"I've always said dance is the breath made visible and that covers about everything because once you stop breathing and the breath is no longer visible, you stop moving," dance legend Anna Halprin states in this exquisite and engrossing documentary about her life and work. Born into a Jewish family in Illinois, she began to dance ballet as a child but then turned to the kind of modern dance pioneered by Isadora Duncan. Halprin's Hasidic grandfather danced his prayers and has a formidable early impact on her thinking about the spiritual dimensions of this art form.
At the University of Wisconsin, she became a protégé of Margaret H'Doubler who inspired her. After dancing for a while in New York City, she fell in love with Lawrence Haprin, a landscape architect, and they settled down in Marin County, California. This beautiful milieu has served her well over the years: "My greatest love is dancing with the natural world." The Halprins had a gigantic deck created under California redwood trees which has played a major role in her ongoing experiments with dance, always pushing the limits of what is possible.
Through fascinating archival footage of Halprin's extraordinary career, we are treated to bits and pieces from her performance at the Joyce Theatre at the age of 80; reminiscences from two members of the world famous San Francisco Dancers Workshop and their controversial "Parades and Changes," where members of the group disrobed and appear naked on the stage; her establishment of the first multiracial dance company in the United States; a brief account of her battles with cancer; her pioneering work with using dance as a healing tool with cancer and AIDS patients; and her creation of "Seniors Rocking," a dance piece involving people between the ages of 65 and 100 performing in rocking chairs; her "Circle of Earth," a contemporary community dance ritual; and her "Intensive Care," a work revolving around the process of death and dying.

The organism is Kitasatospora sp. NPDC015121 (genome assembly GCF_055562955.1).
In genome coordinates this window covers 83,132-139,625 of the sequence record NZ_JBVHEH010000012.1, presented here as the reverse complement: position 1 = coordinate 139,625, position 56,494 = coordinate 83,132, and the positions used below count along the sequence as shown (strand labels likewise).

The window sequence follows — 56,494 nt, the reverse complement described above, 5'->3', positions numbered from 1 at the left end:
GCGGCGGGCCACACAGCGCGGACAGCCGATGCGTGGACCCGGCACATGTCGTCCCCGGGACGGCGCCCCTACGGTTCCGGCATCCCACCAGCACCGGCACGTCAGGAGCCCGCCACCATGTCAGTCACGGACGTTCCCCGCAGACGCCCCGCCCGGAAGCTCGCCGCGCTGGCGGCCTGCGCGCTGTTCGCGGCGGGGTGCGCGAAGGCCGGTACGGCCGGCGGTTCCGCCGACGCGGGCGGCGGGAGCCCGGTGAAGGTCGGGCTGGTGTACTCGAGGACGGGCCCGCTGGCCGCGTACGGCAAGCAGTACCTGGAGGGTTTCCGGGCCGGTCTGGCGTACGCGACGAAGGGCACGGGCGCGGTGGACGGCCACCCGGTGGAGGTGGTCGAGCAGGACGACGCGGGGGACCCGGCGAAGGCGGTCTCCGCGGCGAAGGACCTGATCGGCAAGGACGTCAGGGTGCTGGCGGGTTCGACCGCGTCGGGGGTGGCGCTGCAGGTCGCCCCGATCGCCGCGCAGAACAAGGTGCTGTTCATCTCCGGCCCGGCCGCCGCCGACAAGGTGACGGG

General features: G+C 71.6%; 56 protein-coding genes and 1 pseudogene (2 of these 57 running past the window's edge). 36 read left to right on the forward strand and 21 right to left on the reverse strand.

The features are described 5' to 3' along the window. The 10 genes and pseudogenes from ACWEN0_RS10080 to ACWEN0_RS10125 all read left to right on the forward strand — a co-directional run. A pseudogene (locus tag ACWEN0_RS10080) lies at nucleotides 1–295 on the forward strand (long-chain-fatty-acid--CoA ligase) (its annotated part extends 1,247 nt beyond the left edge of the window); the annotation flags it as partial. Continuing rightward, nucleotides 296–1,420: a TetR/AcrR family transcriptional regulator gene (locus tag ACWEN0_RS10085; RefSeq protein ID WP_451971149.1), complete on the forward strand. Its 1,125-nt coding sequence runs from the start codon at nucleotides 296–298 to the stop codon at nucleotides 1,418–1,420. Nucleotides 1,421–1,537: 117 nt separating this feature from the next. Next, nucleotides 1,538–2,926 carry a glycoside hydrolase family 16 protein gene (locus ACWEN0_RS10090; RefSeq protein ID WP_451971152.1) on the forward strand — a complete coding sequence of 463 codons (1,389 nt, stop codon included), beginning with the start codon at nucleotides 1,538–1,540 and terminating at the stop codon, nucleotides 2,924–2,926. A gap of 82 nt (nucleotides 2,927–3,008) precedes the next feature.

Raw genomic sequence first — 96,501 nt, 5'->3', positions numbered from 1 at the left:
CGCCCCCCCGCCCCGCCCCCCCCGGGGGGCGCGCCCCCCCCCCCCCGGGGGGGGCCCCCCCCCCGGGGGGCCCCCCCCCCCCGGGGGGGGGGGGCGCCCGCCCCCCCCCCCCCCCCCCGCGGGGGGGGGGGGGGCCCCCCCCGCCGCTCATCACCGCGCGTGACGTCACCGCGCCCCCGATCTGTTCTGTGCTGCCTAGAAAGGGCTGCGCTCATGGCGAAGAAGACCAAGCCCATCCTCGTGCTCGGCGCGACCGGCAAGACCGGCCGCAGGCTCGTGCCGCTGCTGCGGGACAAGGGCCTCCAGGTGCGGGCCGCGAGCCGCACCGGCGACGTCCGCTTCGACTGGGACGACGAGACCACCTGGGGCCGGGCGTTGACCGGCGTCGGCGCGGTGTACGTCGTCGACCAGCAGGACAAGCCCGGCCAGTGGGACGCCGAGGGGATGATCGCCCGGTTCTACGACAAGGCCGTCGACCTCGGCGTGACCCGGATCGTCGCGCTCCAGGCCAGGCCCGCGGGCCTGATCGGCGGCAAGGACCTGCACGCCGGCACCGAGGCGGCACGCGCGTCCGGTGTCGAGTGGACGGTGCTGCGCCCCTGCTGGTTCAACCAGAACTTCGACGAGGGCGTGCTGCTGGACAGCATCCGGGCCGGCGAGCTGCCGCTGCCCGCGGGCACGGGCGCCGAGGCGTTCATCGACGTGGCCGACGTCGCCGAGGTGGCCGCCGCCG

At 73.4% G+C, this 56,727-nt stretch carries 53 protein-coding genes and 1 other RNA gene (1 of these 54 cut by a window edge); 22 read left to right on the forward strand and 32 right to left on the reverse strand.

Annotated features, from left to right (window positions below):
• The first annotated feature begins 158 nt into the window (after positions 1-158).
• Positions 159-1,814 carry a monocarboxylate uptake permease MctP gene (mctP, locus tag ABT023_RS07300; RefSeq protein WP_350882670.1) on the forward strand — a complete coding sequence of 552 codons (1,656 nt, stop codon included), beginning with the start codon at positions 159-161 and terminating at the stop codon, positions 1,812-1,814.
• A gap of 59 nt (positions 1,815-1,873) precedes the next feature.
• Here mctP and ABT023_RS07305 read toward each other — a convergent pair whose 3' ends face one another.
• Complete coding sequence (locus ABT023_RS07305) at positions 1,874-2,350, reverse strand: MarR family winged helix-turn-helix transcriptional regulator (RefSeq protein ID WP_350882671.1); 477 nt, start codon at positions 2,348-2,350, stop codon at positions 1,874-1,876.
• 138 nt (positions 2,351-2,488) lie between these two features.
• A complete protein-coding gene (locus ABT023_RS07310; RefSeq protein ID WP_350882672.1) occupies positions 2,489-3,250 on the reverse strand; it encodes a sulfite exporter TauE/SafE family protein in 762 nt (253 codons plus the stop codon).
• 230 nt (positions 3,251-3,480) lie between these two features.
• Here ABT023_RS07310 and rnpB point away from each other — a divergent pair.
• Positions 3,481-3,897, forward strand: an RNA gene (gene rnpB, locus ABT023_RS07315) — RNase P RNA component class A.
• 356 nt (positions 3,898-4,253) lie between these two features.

Through all of these experiments and rituals, Halprin has expressed her total dedication to the integration of art with life. And she has fulfilled her dream of making sense out of the mysteries of our bodies, community, nature, and the multiple meanings and challenges of the world in which we live.
A Statement from Anna Halprin
"I have an enduring love for dance and its power to teach, inspire, heal, and transform. I've spent a lifetime of passion and devotion probing the nature of dance and asking why it is so important as a life force. I find great excitement in sharing my deep love of dance with ordinary and diverse people. Their unique creativity inspires me to make dances that grow out of our lives. I want to integrate life and art so that as our art expands our life deepens and as our life deepens our art expands.
"As I sit on the bench overlooking my dance deck, a flood of questions arise. What next? Where am I going? What is my work now that I am eighty-seven? What do elders in other cultures do? Teach the young, heal the sick, care for the land, hold the rituals, speak with the ancestors, and maintain the family. I take all these actions, and call upon the spirits, wherever they may be, whatever that might mean, and however they may appear, to lead me further into this evolution of dance to which I have committed my life. I continue to believe in the shining potential set forth by all of this work, in its evolution from rebellion to expansion to community to healing and back again to the natural world.
"I believe if more of us could contact the natural world in a directly experiential way, this would alter the way we treat our environment, ourselves, and one another."